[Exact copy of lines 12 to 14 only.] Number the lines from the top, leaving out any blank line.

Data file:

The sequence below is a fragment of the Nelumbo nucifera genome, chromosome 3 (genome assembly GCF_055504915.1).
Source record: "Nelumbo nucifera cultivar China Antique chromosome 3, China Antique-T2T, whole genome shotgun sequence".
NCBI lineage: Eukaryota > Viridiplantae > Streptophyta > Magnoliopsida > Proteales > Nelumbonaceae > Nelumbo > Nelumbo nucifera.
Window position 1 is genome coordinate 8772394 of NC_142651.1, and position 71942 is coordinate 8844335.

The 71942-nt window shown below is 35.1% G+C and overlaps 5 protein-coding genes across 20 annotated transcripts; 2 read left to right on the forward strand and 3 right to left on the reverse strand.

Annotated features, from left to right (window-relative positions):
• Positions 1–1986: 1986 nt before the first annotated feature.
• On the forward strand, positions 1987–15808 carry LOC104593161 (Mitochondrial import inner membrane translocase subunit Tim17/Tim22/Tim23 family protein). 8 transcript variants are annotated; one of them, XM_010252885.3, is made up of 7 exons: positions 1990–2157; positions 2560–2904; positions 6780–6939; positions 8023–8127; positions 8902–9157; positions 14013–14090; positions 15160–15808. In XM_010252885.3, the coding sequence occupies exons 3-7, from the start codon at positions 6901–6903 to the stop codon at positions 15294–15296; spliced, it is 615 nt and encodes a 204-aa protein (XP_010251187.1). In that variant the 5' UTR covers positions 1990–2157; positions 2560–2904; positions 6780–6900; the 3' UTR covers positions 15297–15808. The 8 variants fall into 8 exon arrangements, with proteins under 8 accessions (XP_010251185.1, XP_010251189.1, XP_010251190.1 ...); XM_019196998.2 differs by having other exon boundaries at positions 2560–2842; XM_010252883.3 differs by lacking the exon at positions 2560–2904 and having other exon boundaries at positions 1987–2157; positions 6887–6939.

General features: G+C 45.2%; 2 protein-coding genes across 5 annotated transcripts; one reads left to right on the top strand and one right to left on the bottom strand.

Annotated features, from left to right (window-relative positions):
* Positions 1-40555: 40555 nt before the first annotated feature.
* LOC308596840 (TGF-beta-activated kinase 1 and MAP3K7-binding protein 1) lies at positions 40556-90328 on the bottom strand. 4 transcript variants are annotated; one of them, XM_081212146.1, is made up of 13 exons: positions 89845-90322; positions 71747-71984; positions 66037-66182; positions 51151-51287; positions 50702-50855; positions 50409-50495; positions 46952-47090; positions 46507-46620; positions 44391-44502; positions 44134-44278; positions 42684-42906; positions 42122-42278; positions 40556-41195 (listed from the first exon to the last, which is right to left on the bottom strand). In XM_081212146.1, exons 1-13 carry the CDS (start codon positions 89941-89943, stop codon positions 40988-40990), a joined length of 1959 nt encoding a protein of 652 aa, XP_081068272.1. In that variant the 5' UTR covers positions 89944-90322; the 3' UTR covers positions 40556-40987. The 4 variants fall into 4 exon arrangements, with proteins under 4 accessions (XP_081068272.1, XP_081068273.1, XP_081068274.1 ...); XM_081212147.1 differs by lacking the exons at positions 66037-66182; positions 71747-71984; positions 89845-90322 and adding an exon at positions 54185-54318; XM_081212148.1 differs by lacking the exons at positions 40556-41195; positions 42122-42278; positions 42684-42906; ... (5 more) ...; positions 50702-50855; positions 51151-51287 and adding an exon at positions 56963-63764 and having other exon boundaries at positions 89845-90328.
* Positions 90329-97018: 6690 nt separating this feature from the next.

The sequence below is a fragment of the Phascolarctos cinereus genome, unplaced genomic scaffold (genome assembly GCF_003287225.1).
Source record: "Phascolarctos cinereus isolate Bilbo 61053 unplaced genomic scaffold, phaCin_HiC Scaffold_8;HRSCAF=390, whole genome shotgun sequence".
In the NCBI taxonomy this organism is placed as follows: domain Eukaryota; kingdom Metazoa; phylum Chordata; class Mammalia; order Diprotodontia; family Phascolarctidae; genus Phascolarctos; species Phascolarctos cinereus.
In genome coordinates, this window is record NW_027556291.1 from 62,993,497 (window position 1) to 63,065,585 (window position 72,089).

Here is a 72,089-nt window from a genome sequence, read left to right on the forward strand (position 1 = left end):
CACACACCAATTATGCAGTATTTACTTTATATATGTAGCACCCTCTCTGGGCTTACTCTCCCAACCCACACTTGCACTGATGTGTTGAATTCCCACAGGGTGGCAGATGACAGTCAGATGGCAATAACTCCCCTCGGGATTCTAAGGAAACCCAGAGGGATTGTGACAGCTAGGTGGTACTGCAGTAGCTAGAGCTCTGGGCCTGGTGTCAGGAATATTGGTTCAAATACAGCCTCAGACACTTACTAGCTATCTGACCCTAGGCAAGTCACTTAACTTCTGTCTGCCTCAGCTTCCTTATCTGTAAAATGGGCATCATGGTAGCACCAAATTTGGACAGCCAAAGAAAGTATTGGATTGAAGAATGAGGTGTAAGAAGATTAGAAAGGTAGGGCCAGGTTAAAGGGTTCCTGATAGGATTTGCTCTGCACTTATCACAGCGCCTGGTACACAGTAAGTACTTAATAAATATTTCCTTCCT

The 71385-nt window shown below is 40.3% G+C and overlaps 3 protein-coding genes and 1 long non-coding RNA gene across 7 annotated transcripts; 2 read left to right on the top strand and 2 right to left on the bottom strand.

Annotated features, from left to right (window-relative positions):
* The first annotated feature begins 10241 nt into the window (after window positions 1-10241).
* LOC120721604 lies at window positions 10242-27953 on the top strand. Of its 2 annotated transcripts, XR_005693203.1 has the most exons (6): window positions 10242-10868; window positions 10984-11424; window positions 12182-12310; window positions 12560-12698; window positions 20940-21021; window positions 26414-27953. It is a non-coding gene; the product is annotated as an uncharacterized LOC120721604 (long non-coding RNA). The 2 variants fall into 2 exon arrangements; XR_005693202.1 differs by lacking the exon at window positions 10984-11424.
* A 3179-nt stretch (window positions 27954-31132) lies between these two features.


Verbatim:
* LOC308596840 (TGF-beta-activated kinase 1 and MAP3K7-binding protein 1) lies at positions 40556-90328 on the bottom strand. 4 transcript variants are annotated; one of them, XM_081212146.1, is made up of 13 exons: positions 89845-90322; positions 71747-71984; positions 66037-66182; positions 51151-51287; positions 50702-50855; positions 50409-50495; positions 46952-47090; positions 46507-46620; positions 44391-44502; positions 44134-44278; positions 42684-42906; positions 42122-42278; positions 40556-41195 (listed from the first exon to the last, which is right to left on the bottom strand). In XM_081212146.1, exons 1-13 carry the CDS (start codon positions 89941-89943, stop codon positions 40988-40990), a joined length of 1959 nt encoding a protein of 652 aa, XP_081068272.1. In that variant the 5' UTR covers positions 89944-90322; the 3' UTR covers positions 40556-40987. The 4 variants fall into 4 exon arrangements, with proteins under 4 accessions (XP_081068272.1, XP_081068273.1, XP_081068274.1 ...); XM_081212147.1 differs by lacking the exons at positions 66037-66182; positions 71747-71984; positions 89845-90322 and adding an exon at positions 54185-54318; XM_081212148.1 differs by lacking the exons at positions 40556-41195; positions 42122-42278; positions 42684-42906; ... (5 more) ...; positions 50702-50855; positions 51151-51287 and adding an exon at positions 56963-63764 and having other exon boundaries at positions 89845-90328.
* Positions 90329-97018: 6690 nt separating this feature from the next.

The sequence below is a fragment of the Phascolarctos cinereus genome, unplaced genomic scaffold (genome assembly GCF_003287225.1).